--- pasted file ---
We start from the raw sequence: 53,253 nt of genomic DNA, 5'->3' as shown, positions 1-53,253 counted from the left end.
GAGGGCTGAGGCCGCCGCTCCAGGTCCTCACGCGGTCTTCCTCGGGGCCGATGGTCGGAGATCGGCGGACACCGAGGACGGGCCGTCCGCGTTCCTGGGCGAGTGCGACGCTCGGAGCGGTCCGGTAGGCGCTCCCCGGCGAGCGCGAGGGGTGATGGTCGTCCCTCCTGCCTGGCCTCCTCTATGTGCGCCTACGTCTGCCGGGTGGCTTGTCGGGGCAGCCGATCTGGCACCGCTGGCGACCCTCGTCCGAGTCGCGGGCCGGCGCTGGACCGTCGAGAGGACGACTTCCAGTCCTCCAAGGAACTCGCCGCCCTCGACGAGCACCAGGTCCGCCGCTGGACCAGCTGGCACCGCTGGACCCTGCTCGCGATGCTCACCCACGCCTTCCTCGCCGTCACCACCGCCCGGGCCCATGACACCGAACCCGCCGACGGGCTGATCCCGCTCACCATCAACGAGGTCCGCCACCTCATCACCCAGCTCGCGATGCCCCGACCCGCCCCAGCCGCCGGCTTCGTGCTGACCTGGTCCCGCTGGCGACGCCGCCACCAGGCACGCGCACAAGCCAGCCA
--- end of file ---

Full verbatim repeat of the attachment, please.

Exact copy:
We start from the raw sequence: 53,253 nt of genomic DNA, 5'->3' as shown, positions 1-53,253 counted from the left end.
GAGGGCTGAGGCCGCCGCTCCAGGTCCTCACGCGGTCTTCCTCGGGGCCGATGGTCGGAGATCGGCGGACACCGAGGACGGGCCGTCCGCGTTCCTGGGCGAGTGCGACGCTCGGAGCGGTCCGGTAGGCGCTCCCCGGCGAGCGCGAGGGGTGATGGTCGTCCCTCCTGCCTGGCCTCCTCTATGTGCGCCTACGTCTGCCGGGTGGCTTGTCGGGGCAGCCGATCTGGCACCGCTGGCGACCCTCGTCCGAGTCGCGGGCCGGCGCTGGACCGTCGAGAGGACGACTTCCAGTCCTCCAAGGAACTCGCCGCCCTCGACGAGCACCAGGTCCGCCGCTGGACCAGCTGGCACCGCTGGACCCTGCTCGCGATGCTCACCCACGCCTTCCTCGCCGTCACCACCGCCCGGGCCCATGACACCGAACCCGCCGACGGGCTGATCCCGCTCACCATCAACGAGGTCCGCCACCTCATCACCCAGCTCGCGATGCCCCGACCCGCCCCAGCCGCCGGCTTCGTGCTGACCTGGTCCCGCTGGCGACGCCGCCACCAGGCACGCGCACAAGCCAGCCA